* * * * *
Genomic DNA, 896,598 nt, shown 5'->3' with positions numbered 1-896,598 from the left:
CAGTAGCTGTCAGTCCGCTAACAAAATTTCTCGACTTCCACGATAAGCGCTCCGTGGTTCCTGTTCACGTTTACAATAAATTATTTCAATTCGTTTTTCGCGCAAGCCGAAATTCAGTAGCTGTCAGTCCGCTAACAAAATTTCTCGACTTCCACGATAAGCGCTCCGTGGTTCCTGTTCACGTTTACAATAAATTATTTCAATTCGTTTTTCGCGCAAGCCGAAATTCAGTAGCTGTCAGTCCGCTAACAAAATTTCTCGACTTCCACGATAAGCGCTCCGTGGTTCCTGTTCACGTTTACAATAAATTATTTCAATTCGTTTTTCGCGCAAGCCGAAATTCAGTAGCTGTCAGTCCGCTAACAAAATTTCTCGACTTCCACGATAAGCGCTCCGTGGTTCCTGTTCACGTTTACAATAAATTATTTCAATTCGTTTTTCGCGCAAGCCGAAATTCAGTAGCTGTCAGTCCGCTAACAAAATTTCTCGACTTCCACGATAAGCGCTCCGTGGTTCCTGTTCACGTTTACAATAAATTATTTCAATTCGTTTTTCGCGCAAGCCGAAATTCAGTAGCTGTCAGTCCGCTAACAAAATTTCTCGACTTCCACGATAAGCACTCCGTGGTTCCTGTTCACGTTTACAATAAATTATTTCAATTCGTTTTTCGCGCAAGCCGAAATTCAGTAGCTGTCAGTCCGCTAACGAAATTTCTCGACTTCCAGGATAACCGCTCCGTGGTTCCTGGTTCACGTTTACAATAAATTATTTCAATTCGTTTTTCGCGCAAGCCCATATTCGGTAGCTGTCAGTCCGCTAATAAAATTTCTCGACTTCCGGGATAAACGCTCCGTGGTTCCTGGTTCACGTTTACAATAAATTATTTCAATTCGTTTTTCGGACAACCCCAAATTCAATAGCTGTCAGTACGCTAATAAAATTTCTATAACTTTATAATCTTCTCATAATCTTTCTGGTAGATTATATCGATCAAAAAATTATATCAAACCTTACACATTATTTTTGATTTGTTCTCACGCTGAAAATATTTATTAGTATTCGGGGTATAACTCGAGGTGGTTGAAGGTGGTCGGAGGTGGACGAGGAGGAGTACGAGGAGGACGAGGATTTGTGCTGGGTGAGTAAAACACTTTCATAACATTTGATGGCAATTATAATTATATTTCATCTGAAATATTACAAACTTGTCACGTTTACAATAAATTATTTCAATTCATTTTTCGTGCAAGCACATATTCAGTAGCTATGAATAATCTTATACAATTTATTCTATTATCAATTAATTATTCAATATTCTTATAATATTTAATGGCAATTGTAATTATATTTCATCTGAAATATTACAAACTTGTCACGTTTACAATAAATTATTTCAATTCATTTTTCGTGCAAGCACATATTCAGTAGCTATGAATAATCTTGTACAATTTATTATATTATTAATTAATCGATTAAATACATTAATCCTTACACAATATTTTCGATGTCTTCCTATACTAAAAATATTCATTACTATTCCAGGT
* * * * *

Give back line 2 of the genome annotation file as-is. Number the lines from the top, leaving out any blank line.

CAGTAGCTGTCAGTCCGCTAACAAAATTTCTCGACTTCCACGATAAGCGCTCCGTGGTTCCTGTTCACGTTTACAATAAATTATTTCAATTCGTTTTTCGCGCAAGCCGAAATTCAGTAGCTGTCAGTCCGCTAACAAAATTTCTCGACTTCCACGATAAGCGCTCCGTGGTTCCTGTTCACGTTTACAATAAATTATTTCAATTCGTTTTTCGCGCAAGCCGAAATTCAGTAGCTGTCAGTCCGCTAACAAAATTTCTCGACTTCCACGATAAGCGCTCCGTGGTTCCTGTTCACGTTTACAATAAATTATTTCAATTCGTTTTTCGCGCAAGCCGAAATTCAGTAGCTGTCAGTCCGCTAACAAAATTTCTCGACTTCCACGATAAGCGCTCCGTGGTTCCTGTTCACGTTTACAATAAATTATTTCAATTCGTTTTTCGCGCAAGCCGAAATTCAGTAGCTGTCAGTCCGCTAACAAAATTTCTCGACTTCCACGATAAGCGCTCCGTGGTTCCTGTTCACGTTTACAATAAATTATTTCAATTCGTTTTTCGCGCAAGCCGAAATTCAGTAGCTGTCAGTCCGCTAACAAAATTTCTCGACTTCCACGATAAGCACTCCGTGGTTCCTGTTCACGTTTACAATAAATTATTTCAATTCGTTTTTCGCGCAAGCCGAAATTCAGTAGCTGTCAGTCCGCTAACGAAATTTCTCGACTTCCAGGATAACCGCTCCGTGGTTCCTGGTTCACGTTTACAATAAATTATTTCAATTCGTTTTTCGCGCAAGCCCATATTCGGTAGCTGTCAGTCCGCTAATAAAATTTCTCGACTTCCGGGATAAACGCTCCGTGGTTCCTGGTTCACGTTTACAATAAATTATTTCAATTCGTTTTTCGGACAACCCCAAATTCAATAGCTGTCAGTACGCTAATAAAATTTCTATAACTTTATAATCTTCTCATAATCTTTCTGGTAGATTATATCGATCAAAAAATTATATCAAACCTTACACATTATTTTTGATTTGTTCTCACGCTGAAAATATTTATTAGTATTCGGGGTATAACTCGAGGTGGTTGAAGGTGGTCGGAGGTGGACGAGGAGGAGTACGAGGAGGACGAGGATTTGTGCTGGGTGAGTAAAACACTTTCATAACATTTGATGGCAATTATAATTATATTTCATCTGAAATATTACAAACTTGTCACGTTTACAATAAATTATTTCAATTCATTTTTCGTGCAAGCACATATTCAGTAGCTATGAATAATCTTATACAATTTATTCTATTATCAATTAATTATTCAATATTCTTATAATATTTAATGGCAATTGTAATTATATTTCATCTGAAATATTACAAACTTGTCACGTTTACAATAAATTATTTCAATTCATTTTTCGTGCAAGCACATATTCAGTAGCTATGAATAATCTTGTACAATTTATTATATTATTAATTAATCGATTAAATACATTAATCCTTACACAATATTTTCGATGTCTTCCTATACTAAAAATATTCATTACTATTCCAGGT